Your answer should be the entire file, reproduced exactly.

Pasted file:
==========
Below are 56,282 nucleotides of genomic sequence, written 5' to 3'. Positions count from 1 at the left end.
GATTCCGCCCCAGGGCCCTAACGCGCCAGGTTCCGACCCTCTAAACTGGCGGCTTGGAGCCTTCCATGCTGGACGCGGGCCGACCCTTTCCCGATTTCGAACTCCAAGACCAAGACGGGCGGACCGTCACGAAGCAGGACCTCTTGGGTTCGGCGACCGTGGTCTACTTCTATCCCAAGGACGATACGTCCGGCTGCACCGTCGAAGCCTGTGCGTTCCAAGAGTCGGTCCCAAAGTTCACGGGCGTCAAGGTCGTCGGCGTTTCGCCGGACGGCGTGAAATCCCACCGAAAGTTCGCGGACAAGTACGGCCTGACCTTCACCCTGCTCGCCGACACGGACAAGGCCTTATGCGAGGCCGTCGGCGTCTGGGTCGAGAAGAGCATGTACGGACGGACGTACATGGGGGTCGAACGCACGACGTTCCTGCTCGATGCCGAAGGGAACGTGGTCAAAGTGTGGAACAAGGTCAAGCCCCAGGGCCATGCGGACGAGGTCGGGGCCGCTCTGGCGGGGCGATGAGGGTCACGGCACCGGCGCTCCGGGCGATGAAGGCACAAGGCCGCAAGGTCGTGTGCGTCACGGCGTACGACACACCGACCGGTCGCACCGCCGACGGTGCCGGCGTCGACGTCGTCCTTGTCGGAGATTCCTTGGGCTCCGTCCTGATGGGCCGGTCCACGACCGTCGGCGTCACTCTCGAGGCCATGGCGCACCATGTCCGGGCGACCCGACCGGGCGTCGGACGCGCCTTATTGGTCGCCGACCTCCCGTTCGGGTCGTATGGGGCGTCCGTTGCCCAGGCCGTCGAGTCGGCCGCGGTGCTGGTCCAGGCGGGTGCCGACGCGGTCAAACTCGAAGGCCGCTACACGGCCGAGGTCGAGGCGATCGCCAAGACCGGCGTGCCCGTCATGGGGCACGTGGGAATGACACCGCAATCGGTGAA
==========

Below are 56,282 nucleotides of genomic sequence, written 5' to 3'. Positions count from 1 at the left end.
GATTCCGCCCCAGGGCCCTAACGCGCCAGGTTCCGACCCTCTAAACTGGCGGCTTGGAGCCTTCCATGCTGGACGCGGGCCGACCCTTTCCCGATTTCGAACTCCAAGACCAAGACGGGCGGACCGTCACGAAGCAGGACCTCTTGGGTTCGGCGACCGTGGTCTACTTCTATCCCAAGGACGATACGTCCGGCTGCACCGTCGAAGCCTGTGCGTTCCAAGAGTCGGTCCCAAAGTTCACGGGCGTCAAGGTCGTCGGCGTTTCGCCGGACGGCGTGAAATCCCACCGAAAGTTCGCGGACAAGTACGGCCTGACCTTCACCCTGCTCGCCGACACGGACAAGGCCTTATGCGAGGCCGTCGGCGTCTGGGTCGAGAAGAGCATGTACGGACGGACGTACATGGGGGTCGAACGCACGACGTTCCTGCTCGATGCCGAAGGGAACGTGGTCAAAGTGTGGAACAAGGTCAAGCCCCAGGGCCATGCGGACGAGGTCGGGGCCGCTCTGGCGGGGCGATGAGGGTCACGGCACCGGCGCTCCGGGCGATGAAGGCACAAGGCCGCAAGGTCGTGTGCGTCACGGCGTACGACACACCGACCGGTCGCACCGCCGACGGTGCCGGCGTCGACGTCGTCCTTGTCGGAGATTCCTTGGGCTCCGTCCTGATGGGCCGGTCCACGACCGTCGGCGTCACTCTCGAGGCCATGGCGCACCATGTCCGGGCGACCCGACCGGGCGTCGGACGCGCCTTATTGGTCGCCGACCTCCCGTTCGGGTCGTATGGGGCGTCCGTTGCCCAGGCCGTCGAGTCGGCCGCGGTGCTGGTCCAGGCGGGTGCCGACGCGGTCAAACTCGAAGGCCGCTACACGGCCGAGGTCGAGGCGATCGCCAAGACCGGCGTGCCCGTCATGGGGCACGTGGGAATGACACCGCAATCGGTGAA